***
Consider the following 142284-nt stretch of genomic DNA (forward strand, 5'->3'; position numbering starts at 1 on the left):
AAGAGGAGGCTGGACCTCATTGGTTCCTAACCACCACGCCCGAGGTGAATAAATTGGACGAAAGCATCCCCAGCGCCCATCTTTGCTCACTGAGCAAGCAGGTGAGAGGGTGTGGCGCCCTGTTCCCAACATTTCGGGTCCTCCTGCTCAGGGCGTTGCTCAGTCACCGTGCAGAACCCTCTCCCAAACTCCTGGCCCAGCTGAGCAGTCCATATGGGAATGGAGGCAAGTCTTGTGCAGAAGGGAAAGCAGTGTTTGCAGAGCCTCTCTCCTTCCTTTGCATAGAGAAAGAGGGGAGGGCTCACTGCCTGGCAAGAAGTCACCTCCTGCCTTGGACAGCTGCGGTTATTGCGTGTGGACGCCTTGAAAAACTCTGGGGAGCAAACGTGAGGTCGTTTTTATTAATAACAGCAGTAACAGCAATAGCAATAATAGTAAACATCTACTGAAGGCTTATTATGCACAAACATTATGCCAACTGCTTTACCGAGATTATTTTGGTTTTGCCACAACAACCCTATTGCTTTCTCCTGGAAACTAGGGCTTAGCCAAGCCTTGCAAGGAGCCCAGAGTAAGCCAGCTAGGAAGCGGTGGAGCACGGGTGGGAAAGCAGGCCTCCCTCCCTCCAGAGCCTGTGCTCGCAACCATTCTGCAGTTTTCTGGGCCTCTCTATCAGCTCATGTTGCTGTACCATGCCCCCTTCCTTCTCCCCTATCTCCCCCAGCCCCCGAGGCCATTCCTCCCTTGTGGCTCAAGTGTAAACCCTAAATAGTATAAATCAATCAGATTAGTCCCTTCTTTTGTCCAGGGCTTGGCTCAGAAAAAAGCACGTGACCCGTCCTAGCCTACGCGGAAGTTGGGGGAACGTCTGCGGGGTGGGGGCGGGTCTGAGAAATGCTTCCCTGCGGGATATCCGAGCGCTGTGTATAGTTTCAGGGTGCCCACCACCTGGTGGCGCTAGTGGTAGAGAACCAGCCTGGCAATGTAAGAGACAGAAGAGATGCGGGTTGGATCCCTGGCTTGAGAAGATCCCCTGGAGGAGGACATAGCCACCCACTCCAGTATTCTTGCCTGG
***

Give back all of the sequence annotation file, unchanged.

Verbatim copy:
Consider the following 142284-nt stretch of genomic DNA (forward strand, 5'->3'; position numbering starts at 1 on the left):
AAGAGGAGGCTGGACCTCATTGGTTCCTAACCACCACGCCCGAGGTGAATAAATTGGACGAAAGCATCCCCAGCGCCCATCTTTGCTCACTGAGCAAGCAGGTGAGAGGGTGTGGCGCCCTGTTCCCAACATTTCGGGTCCTCCTGCTCAGGGCGTTGCTCAGTCACCGTGCAGAACCCTCTCCCAAACTCCTGGCCCAGCTGAGCAGTCCATATGGGAATGGAGGCAAGTCTTGTGCAGAAGGGAAAGCAGTGTTTGCAGAGCCTCTCTCCTTCCTTTGCATAGAGAAAGAGGGGAGGGCTCACTGCCTGGCAAGAAGTCACCTCCTGCCTTGGACAGCTGCGGTTATTGCGTGTGGACGCCTTGAAAAACTCTGGGGAGCAAACGTGAGGTCGTTTTTATTAATAACAGCAGTAACAGCAATAGCAATAATAGTAAACATCTACTGAAGGCTTATTATGCACAAACATTATGCCAACTGCTTTACCGAGATTATTTTGGTTTTGCCACAACAACCCTATTGCTTTCTCCTGGAAACTAGGGCTTAGCCAAGCCTTGCAAGGAGCCCAGAGTAAGCCAGCTAGGAAGCGGTGGAGCACGGGTGGGAAAGCAGGCCTCCCTCCCTCCAGAGCCTGTGCTCGCAACCATTCTGCAGTTTTCTGGGCCTCTCTATCAGCTCATGTTGCTGTACCATGCCCCCTTCCTTCTCCCCTATCTCCCCCAGCCCCCGAGGCCATTCCTCCCTTGTGGCTCAAGTGTAAACCCTAAATAGTATAAATCAATCAGATTAGTCCCTTCTTTTGTCCAGGGCTTGGCTCAGAAAAAAGCACGTGACCCGTCCTAGCCTACGCGGAAGTTGGGGGAACGTCTGCGGGGTGGGGGCGGGTCTGAGAAATGCTTCCCTGCGGGATATCCGAGCGCTGTGTATAGTTTCAGGGTGCCCACCACCTGGTGGCGCTAGTGGTAGAGAACCAGCCTGGCAATGTAAGAGACAGAAGAGATGCGGGTTGGATCCCTGGCTTGAGAAGATCCCCTGGAGGAGGACATAGCCACCCACTCCAGTATTCTTGCCTGG